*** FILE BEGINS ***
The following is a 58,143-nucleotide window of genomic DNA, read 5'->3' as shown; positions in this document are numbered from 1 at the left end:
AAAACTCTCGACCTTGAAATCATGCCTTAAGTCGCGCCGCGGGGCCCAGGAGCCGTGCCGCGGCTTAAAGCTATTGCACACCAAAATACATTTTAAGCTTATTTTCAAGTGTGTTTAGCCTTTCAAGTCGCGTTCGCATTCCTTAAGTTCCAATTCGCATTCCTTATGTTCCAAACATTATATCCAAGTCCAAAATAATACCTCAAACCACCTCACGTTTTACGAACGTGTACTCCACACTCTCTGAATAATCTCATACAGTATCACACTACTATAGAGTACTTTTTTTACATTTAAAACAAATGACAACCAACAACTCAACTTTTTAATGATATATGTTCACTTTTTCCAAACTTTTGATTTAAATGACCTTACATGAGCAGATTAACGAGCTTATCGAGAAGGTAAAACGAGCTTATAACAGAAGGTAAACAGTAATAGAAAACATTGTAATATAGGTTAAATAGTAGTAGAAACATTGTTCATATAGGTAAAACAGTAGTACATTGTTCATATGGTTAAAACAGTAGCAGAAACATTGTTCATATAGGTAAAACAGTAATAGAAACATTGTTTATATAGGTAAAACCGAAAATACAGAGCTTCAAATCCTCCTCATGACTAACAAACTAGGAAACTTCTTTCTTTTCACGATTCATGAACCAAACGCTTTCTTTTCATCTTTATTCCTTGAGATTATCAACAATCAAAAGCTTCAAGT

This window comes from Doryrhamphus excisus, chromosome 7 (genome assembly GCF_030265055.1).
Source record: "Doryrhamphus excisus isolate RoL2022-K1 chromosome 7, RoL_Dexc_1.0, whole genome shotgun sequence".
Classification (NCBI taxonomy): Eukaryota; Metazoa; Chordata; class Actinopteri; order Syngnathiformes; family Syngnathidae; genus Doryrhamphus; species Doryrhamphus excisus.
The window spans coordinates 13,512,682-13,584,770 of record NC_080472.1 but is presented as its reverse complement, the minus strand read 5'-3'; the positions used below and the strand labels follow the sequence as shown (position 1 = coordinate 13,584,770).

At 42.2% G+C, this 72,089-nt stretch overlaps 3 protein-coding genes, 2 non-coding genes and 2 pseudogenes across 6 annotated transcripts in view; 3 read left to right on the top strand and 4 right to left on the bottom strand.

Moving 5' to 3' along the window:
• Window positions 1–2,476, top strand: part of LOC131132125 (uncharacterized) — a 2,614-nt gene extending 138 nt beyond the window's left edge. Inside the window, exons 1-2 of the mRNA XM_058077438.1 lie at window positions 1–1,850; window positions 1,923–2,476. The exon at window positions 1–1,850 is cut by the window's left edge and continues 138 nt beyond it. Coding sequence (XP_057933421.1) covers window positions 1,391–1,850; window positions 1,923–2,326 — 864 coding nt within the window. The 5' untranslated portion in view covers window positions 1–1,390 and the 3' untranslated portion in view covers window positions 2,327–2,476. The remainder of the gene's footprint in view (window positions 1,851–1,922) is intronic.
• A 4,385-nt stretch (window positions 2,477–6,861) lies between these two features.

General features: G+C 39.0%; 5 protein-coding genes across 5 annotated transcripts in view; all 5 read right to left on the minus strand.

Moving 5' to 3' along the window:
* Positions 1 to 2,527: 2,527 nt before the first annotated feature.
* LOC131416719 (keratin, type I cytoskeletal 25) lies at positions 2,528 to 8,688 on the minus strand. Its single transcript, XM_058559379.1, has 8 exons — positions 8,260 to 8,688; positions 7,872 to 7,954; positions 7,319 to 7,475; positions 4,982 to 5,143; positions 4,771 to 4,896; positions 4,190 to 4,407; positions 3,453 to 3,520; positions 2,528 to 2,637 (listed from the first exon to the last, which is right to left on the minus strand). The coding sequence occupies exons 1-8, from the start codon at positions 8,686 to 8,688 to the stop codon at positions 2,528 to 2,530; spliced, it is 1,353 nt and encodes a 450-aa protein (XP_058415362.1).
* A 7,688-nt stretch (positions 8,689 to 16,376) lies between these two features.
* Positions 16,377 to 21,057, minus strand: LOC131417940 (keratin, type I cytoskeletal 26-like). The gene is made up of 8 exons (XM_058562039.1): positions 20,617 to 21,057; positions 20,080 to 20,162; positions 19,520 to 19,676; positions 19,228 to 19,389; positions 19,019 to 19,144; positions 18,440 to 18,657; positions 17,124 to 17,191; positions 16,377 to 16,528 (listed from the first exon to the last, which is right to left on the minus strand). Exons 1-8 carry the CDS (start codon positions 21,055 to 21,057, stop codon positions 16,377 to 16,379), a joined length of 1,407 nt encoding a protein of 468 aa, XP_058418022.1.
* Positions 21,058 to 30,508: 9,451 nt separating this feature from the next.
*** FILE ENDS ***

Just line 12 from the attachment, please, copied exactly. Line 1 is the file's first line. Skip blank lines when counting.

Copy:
Moving 5' to 3' along the window: